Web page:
The key to installing wood floors over radiant heat is to give extra care to wood species, wood width and thickness, moisture levels, installation practices, the heat output requirements of your system, and radiant heating control.
Install narrow board widths, preferably 3 inches or less. Avoid boards wider than 4 inches. Narrow boards provide more gaps for expansion and contraction across a floor; therefore, gaps resulting from natural movement are much less noticeable. The maximum recommended board depth is 3/4 inch. Thicker boards add too much resistance to heat transfer.
Use quarter sawn wood. It is significantly more dimensionally stable than wood that is plain sawn. Pick a wood that’s known for its dimensional stability. American cherry, ash, most softwoods, and teak fill this bill, and oak is reasonably stable. By contrast, hickory, maple, madrone, and American beech are known to be less stable.
Age & Drying in Tropical Woods
If you are importing tropical or exotic woods, pay close attention to the source, age and how the wood has been dried. Tropical wood needs to dry slowly. Quick drying creates stresses that can affect the wood later as it expands and contracts. If your supplier has stored the wood in your region with no problems for one to two years, surprise stress-related problems are much less likely. Though it can be fun to be unique, avoid pioneering the use of a wood where there is little information on its dimensional stability.
Wood naturally expands and contracts in response to changes in moisture. With this in mind, avoid installing wood flooring during stages like sheetrocking or painting, when significant moisture may be introduced into a structure. Operate the heating system until the humidity in the structure stabilizes to the average level expected for the area in which the wood floor will be installed. Then, allow the wood to acclimatize to this humidity level by “sticking” (usually several weeks) before installation. This will minimize dimensional changes due to moisture. Make sure the wood is dry since radiant heat itself can be drying. Experienced flooring installers recommend buying wood for radiant at around 6 to 8 percent moisture content. This figure may change somewhat regionally. Use a moisture meter during the construction process, and then use the average of many readings. Remember, the average expected humidity level of a structure is an average of seasonal conditions. So, if the structure is expected to average 30 percent humidity in the winter and 50 percent in the summer, the average would be 40 percent. This equates to about a 7.5 percent moisture content in the wood. Most installers consider this average the ideal moisture level at which to install wood flooring. These numbers can vary significantly by region.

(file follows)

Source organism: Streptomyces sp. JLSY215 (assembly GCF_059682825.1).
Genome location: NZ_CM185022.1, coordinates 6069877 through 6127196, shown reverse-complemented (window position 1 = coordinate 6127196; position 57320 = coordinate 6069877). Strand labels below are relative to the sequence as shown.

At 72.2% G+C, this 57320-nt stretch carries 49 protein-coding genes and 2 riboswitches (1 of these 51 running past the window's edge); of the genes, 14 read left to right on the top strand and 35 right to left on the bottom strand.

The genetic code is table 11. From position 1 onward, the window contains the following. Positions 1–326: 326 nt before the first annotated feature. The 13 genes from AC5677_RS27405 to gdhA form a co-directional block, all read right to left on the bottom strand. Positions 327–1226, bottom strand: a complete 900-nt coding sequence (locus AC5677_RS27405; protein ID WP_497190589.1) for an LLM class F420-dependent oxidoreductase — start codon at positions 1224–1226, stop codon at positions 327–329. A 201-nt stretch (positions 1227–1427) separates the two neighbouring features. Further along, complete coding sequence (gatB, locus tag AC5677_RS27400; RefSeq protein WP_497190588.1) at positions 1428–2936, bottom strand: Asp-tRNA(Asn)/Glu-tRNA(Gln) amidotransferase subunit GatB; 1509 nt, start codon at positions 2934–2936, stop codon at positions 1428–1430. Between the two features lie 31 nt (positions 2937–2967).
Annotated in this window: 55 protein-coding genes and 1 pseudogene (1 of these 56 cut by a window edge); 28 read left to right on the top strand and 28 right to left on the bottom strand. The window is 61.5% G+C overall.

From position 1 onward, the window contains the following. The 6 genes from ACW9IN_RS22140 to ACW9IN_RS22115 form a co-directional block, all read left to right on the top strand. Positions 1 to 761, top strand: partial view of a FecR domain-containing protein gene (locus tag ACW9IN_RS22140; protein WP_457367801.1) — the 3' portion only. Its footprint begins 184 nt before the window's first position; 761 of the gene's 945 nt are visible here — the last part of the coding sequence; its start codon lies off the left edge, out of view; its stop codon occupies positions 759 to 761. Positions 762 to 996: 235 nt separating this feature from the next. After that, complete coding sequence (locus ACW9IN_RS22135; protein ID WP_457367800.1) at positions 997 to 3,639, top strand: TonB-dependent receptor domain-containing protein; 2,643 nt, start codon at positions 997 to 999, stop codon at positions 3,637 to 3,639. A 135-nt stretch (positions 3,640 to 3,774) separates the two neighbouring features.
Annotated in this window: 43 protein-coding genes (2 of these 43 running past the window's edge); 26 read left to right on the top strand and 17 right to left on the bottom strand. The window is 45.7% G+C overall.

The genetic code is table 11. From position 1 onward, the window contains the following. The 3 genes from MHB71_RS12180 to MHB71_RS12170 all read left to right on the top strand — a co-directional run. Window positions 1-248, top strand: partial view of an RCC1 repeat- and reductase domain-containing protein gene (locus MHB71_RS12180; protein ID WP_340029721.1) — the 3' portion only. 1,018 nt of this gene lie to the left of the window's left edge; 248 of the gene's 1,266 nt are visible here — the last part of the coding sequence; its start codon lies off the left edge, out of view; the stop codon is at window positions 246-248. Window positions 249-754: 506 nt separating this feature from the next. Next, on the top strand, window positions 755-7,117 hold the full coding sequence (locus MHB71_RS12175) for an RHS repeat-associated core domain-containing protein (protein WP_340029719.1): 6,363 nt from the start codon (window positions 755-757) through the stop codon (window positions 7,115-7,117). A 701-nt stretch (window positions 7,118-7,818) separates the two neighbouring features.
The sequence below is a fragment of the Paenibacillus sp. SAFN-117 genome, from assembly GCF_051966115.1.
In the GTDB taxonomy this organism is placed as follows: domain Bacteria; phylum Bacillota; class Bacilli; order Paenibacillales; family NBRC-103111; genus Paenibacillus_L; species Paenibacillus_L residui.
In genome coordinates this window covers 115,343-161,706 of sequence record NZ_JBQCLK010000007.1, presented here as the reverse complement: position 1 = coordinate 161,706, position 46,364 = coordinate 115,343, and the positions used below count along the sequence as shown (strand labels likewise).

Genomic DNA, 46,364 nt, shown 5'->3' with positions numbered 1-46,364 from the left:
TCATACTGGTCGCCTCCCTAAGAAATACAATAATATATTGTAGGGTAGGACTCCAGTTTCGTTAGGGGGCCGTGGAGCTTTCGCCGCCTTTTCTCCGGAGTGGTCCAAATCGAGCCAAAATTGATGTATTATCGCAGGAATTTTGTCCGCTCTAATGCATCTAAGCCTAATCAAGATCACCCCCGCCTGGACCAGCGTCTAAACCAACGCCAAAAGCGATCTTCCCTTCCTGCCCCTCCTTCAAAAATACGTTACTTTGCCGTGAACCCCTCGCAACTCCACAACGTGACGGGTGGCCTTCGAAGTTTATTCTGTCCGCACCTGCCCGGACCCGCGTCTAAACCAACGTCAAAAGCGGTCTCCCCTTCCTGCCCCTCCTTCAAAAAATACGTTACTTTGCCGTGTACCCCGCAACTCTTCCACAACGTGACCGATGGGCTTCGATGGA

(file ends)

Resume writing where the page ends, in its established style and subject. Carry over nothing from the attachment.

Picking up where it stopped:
The maximum surface temperature of a wood floor should be limited to 85°F. Use a control strategy that ensures this will not be exceeded. Use an indoor or outdoor reset control that brings the floors to temperature gradually.
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